Thursday, February 13, 2014

The Trunk Lid - Part 2, Fortunately

After dealing with the effects of "trunkliditis", that is finding that the original was beyond reasonable repair... and then getting a Dynacorn deck lid... and finding out that the fit was horrid, it was time to reassess the situation.  My options were...

1.  Keep the Dynacorn trunk lid and go through the pains of modifying it to make it fit correctly.
2.  Search for an original trunk lid and send the Dynacorn lid packing to Year One or eBay.
3.  Cut up the Dynacorn lid and use it to repair the original.

I was talking with my wife about said crappy reproduction lid.   She said it would be worth the extra money to get a good original considering my time and effort involved to make the Dynacorn one work to my satisfaction.  (How blessed I am to have a supportive wife!).   With that said, option 2 would be the first to pursue.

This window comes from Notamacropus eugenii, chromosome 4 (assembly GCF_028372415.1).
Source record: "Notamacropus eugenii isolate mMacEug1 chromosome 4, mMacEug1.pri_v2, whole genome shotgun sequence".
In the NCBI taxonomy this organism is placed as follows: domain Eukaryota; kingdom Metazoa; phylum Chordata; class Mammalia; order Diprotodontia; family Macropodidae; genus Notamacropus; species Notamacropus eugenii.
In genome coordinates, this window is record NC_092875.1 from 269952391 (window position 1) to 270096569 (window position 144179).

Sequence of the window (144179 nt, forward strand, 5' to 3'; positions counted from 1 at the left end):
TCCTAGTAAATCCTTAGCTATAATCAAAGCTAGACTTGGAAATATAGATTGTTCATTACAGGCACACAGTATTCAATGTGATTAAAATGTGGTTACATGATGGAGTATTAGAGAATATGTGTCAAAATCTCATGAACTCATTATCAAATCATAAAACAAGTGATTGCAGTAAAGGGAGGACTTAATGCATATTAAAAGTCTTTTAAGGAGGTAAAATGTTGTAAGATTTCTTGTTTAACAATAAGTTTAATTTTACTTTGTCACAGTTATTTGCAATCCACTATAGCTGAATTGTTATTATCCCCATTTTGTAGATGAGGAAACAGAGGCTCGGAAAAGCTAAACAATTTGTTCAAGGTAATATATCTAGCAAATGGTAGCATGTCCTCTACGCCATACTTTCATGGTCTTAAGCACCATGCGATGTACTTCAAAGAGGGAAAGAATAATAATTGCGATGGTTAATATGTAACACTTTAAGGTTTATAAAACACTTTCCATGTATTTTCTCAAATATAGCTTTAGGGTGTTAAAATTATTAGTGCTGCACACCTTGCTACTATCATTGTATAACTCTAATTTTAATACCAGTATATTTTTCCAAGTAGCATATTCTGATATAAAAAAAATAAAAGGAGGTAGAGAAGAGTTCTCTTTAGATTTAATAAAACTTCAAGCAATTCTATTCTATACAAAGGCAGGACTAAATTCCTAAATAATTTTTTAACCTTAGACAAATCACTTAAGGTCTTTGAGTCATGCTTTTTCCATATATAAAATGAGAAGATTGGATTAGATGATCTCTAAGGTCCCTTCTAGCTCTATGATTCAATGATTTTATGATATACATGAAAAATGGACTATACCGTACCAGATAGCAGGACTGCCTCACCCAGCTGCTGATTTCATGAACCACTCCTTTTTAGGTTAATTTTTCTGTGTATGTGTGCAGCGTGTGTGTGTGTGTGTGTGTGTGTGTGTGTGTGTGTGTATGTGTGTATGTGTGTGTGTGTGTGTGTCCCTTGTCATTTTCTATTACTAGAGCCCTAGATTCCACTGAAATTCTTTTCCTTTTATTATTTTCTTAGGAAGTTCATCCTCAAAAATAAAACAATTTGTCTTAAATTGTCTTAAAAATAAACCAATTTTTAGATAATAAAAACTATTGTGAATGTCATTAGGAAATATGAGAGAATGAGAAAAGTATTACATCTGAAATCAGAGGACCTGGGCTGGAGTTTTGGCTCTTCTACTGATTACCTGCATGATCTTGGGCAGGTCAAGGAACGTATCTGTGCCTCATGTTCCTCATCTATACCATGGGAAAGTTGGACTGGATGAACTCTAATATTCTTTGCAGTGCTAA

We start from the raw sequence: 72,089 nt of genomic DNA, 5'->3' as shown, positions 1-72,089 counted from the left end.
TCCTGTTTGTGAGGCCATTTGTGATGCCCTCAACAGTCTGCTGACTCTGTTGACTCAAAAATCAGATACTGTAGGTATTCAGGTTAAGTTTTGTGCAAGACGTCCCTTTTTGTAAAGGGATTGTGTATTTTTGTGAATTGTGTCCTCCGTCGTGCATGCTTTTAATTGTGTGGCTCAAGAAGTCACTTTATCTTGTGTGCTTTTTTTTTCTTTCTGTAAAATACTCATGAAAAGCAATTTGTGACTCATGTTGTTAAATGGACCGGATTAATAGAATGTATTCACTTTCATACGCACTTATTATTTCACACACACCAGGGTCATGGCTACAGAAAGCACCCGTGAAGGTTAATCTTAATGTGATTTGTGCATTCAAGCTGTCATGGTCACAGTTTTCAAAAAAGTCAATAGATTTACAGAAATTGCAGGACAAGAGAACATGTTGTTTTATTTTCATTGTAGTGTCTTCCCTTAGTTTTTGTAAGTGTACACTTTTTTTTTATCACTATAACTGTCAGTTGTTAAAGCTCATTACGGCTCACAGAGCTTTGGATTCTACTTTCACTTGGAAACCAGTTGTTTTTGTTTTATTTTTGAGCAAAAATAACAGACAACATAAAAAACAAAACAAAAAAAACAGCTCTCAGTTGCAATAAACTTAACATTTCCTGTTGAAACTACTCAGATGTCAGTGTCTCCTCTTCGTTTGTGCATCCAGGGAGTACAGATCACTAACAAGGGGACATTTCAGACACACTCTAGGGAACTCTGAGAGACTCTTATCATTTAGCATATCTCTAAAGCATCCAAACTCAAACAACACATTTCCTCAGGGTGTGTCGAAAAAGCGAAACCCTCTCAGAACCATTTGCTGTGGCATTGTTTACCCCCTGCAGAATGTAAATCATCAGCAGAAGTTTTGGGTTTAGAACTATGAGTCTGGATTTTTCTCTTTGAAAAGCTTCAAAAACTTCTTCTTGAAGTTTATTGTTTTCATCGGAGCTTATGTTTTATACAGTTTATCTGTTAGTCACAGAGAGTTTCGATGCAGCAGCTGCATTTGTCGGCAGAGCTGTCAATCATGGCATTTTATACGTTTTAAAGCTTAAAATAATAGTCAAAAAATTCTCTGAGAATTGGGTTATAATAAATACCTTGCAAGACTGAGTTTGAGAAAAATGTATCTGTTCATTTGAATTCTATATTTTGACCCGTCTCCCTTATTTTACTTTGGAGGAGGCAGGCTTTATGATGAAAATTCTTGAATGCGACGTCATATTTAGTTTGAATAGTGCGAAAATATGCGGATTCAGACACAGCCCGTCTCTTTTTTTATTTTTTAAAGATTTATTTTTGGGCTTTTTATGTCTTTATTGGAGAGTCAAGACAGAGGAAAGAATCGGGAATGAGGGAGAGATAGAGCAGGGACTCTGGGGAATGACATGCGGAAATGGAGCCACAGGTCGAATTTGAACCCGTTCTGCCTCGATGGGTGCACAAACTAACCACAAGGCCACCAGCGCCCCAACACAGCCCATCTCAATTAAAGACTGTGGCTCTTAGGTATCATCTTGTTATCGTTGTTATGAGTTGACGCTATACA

I send an email to Gregg Cly, the Mustang guru from Texas I met last summer, asking if he could find a trunk lid through his sources.   He emailed back saying he would see what he could find for me.   I then started thinking about the cost of a nice trunk lid and the shipping on top of that and figured I'd be north of $450-$550 to get it here.  What was on eBay was junk.  Craigslist was a bust as well.   And then I thought, "What about Vail's?"

For those unfamiliar with them, Vail's Classic Cars in Greenfield, Indiana is a nationally renown restoration shop.  They do restoration to concours level, higher end hot rods, and have done some outstanding tribute cars.  They have a killer collection of their own Mustangs including a 69 and 70 Boss 302, one that's a survivor.  They have a 66 K code GT convertible, a 67 Shelby GT500 and a 68-1/2 one-of-one Cobrajet.   Mustangs are their specialty but they have done other makes such as tri-five Chevys, T-Birds,  a host of Mopars.  You can check them out here at Vail's Classic Cars